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Why stop school fees at UWI level?

speaking out

I declare my interest: I am a doctoral student at the Cave Hill Campus of the UWI.  I have a vested interest in not increasing my current fees. That is right; for those of you, like Senator Alwyn Adams, who are unaware of what being at the UWI has meant for young and old investing in studies, students at the Cave Hill campus have paid fees for each semester of three months, for several years now. If one is like me, a      postgraduate student, those can be as little as BDS$970 per year for the two semesters of a school year.

Surely $970 for a whole year is nothing, some of you would say. At the end the student gets to enjoy a big job and a big salary and live in a big house in a big development like Millennium Heights. And for that, they invested nothing.  Only the Government invested.

All of the above is being sold as true and it is a big fabrication to excuse a failure to think adequately. Studying at a university and reading for a degree is actually not an activity of consumption.

Reading for a degree is an investment activity of exceedingly high risk past 1990, where none of the benefits outlined above are remotely likely unless one is fortunate to become a well-known lawyer, a connected doctor, an accountant with an international firm, or one is from a wealthy family or one    with connections. Of course one could also become an elected member of parliament or better yet, a senator.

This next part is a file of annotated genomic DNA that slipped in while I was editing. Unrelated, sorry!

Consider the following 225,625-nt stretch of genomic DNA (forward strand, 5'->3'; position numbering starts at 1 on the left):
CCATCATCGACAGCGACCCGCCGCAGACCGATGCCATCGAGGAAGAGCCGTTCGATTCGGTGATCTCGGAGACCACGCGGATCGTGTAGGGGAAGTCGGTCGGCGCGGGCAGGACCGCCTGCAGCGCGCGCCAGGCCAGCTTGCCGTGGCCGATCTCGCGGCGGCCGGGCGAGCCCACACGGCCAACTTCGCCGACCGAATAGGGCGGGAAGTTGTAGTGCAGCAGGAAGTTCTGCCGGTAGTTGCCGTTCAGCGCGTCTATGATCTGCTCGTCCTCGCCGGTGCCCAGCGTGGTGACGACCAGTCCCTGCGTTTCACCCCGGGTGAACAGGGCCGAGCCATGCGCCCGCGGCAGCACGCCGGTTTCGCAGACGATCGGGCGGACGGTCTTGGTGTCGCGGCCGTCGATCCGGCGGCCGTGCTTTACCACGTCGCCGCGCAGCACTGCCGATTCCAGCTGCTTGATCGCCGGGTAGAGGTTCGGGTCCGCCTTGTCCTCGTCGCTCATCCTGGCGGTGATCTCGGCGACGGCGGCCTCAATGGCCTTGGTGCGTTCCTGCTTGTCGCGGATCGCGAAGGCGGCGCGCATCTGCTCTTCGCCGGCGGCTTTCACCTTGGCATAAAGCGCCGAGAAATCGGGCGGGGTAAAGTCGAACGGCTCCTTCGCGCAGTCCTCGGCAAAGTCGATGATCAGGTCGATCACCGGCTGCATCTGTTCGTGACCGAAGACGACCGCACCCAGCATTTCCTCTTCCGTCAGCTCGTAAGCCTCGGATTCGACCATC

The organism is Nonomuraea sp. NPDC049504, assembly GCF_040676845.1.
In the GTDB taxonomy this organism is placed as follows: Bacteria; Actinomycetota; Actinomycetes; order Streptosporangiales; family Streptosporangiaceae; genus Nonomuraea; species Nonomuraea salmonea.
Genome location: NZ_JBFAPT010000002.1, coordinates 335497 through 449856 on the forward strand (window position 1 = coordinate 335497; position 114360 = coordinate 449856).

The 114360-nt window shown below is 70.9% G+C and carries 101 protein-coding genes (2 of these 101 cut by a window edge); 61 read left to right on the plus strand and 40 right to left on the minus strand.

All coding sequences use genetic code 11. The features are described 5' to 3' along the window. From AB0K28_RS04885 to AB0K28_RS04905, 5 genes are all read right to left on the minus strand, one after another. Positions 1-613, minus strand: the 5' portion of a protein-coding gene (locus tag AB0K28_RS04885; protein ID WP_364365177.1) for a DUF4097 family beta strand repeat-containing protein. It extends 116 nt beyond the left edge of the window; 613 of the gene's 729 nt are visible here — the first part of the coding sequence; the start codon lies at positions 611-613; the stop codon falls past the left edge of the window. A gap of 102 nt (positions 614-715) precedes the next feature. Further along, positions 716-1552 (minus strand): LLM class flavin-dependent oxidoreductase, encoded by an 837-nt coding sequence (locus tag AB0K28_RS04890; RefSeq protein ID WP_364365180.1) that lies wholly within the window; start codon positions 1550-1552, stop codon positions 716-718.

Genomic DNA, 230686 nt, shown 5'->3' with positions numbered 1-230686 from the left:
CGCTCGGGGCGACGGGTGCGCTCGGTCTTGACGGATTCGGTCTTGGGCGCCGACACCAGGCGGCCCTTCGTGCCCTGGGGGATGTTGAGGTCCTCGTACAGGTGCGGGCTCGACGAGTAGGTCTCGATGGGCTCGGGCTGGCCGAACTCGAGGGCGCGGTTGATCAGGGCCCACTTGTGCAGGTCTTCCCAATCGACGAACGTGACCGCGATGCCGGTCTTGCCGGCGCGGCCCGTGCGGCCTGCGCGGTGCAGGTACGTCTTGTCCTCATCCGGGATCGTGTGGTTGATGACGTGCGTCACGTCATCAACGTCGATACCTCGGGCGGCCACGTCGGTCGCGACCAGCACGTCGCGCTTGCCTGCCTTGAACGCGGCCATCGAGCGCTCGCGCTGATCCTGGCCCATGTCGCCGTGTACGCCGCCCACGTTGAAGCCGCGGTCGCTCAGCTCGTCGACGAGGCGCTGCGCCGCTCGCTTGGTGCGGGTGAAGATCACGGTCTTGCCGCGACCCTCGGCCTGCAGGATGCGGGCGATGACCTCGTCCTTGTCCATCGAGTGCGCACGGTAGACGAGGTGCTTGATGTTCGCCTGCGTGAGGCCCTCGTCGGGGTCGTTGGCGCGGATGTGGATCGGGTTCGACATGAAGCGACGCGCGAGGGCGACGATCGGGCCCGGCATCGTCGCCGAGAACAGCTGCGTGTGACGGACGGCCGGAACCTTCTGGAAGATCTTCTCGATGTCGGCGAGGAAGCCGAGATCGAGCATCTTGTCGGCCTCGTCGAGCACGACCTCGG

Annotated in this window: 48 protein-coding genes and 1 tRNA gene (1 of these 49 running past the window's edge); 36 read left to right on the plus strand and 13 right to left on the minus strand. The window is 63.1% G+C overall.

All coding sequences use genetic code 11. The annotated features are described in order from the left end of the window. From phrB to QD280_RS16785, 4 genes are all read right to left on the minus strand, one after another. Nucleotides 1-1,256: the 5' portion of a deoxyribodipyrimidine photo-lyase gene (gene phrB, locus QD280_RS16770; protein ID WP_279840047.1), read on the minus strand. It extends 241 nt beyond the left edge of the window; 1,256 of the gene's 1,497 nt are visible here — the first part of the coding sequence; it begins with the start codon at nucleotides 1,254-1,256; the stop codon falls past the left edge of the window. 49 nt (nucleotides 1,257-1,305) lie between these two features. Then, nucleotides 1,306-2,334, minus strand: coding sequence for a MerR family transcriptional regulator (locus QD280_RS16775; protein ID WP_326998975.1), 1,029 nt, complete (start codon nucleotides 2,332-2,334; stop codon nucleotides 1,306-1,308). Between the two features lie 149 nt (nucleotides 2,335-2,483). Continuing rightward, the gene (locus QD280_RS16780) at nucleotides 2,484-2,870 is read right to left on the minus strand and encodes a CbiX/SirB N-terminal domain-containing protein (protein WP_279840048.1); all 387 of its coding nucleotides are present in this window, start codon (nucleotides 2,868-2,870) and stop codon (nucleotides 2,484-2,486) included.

As a full-time undergraduate student one invests three years of one’s life of not earning any income (or being under-employed. Some students take any work they can easily do along with studying, such as being a gas station attendant, supermarket bagger, baby-sitter, and so on. Some might even take ‘real’ jobs on the sly from the university, but then their studies suffer).

As a full-time student one halts one’s care-free attention to every available social activity as university teachers actually do expect exams to be taken and these, at the least, involve studying notes – at the least.  Then there is the stress of seeing one’s school mates who are lucky (if they have been so lucky) work and advance while one is struggling to complete the degree. If one is part-time and usually with a family, well, need I say more about what one has to give up?

When you add to that the stress of hearing the society castigate you for being a freeloader while big business demands and gets freenesses from your parents’ or your packets which they denote as ‘concessions”, the risk now goes into possibilities of failure. If only students at the university could come up with an acceptable word for what they do for themselves, their families, their communities, their country    and the world.

Nevermind, their families who line the seats of the Gymnasium and their teachers who gather to cheer them as they pass out understand.  We are there to cheer and silently offer the prayers they surely need, and to say, “You did good!”